Wednesday, August 15, 2018
Trump, Hitler, and Cognitive Dissonance
A recent article in Psychology Today stated that half of all Americans couldn't come up with a sudden demand for $450 in a crisis. Almost everyone now agrees that there are a lot of angry voters out there. on both the right and the left, who supported Trump because they feel that the system has failed them.
Many people haave compared Trump to Hitler However, the most important reason that Trump does not pose as much of a danger as Hitler did is obvious. Hitler was a much better speaker! He even made use of lighting, symbols, and audience involvement to drive home his points. Here, with English subtitles, is one of his classic speeches.
Note that after Hitler boasts to his cheering supporters that he has eliminated all sources of political opposition, Deputy Fuehrer Rudolf Hess strode to the platform at the conclusion of his speech, and ecstatically proclaimed that the Party was Hitler, and Hitler and Germany were one, thereby making Hitler's power absolute.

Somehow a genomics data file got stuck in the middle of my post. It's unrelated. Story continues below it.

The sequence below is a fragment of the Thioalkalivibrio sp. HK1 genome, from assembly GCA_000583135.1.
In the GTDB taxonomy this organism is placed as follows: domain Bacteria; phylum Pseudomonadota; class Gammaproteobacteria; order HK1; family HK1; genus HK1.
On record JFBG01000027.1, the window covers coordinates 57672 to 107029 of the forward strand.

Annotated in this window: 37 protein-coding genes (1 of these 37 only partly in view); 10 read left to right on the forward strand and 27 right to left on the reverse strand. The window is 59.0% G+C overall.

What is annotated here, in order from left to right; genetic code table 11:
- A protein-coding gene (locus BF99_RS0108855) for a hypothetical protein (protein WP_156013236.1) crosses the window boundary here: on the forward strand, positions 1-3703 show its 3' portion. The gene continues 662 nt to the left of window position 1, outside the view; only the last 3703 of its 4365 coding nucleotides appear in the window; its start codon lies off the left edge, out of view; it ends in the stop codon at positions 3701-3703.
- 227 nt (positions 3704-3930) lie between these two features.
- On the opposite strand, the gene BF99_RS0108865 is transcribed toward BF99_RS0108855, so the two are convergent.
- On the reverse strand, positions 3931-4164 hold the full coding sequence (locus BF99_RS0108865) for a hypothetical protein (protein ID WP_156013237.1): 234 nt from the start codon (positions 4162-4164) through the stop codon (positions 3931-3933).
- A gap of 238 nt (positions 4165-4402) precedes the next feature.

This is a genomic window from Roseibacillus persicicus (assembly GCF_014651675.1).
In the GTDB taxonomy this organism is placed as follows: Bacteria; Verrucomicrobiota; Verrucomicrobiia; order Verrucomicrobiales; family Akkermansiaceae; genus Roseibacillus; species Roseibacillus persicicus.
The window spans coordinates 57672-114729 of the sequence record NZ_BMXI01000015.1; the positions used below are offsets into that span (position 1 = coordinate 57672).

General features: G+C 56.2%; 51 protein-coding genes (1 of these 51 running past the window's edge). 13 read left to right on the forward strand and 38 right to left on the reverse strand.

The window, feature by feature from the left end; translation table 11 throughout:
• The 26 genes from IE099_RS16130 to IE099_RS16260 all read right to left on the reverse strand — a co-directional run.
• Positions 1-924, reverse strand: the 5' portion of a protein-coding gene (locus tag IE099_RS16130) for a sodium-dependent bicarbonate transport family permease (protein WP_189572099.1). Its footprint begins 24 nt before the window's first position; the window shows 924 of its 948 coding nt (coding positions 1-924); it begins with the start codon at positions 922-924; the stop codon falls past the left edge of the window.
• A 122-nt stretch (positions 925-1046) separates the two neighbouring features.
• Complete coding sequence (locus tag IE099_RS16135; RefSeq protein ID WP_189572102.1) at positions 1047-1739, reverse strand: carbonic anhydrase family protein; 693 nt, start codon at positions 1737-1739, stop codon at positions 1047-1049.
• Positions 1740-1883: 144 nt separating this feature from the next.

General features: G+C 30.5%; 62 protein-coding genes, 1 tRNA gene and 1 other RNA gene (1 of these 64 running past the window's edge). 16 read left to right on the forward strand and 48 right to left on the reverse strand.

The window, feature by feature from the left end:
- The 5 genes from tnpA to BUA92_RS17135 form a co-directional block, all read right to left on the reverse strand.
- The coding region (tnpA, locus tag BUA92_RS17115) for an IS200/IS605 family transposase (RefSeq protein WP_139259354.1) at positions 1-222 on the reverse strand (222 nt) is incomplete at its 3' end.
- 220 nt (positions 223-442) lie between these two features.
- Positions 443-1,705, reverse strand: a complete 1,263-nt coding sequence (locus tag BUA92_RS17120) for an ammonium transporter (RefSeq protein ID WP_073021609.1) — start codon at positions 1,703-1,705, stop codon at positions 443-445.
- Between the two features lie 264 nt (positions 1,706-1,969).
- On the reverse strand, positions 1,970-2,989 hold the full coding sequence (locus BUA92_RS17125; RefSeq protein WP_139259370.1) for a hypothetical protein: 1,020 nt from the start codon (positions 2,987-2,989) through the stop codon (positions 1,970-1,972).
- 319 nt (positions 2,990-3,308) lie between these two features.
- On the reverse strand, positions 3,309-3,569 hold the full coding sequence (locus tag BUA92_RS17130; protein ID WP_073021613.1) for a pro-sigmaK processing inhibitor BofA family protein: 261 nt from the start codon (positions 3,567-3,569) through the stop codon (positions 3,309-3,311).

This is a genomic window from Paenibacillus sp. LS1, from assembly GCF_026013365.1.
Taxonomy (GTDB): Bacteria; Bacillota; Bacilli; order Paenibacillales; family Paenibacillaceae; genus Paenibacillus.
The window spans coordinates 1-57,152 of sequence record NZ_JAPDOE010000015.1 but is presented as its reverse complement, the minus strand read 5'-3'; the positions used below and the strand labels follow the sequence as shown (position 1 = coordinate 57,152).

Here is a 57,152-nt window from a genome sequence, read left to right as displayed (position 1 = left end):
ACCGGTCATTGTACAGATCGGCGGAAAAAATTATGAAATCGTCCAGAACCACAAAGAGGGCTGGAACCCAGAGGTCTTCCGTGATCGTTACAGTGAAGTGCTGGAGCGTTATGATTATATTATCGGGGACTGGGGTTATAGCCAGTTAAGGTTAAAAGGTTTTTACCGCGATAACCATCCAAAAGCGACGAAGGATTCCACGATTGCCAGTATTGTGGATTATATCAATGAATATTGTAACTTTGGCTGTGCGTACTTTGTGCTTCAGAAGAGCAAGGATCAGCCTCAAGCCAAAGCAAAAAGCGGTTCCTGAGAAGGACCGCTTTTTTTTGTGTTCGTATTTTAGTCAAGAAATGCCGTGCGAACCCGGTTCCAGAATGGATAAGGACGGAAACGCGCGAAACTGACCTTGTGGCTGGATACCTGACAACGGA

Trump's power is far from absolute. But why have his followers been so loyal that they have made the Republican Party the Party of Trump? For many people, Trump is a strongman who appeals to their insecurities. Once an emotional commitment has been made, there is a powerful force called cognitive dissonance, which makes us reluctant to admit that we have been wrong., This is what doomed Hitler's followers to eventual destruction because they could not admit that their leader was a pathological narcissist. Here, is a clinical description of a narcissist and how to talk to one. Judge for yourself whether, and how well, Trump fits this description.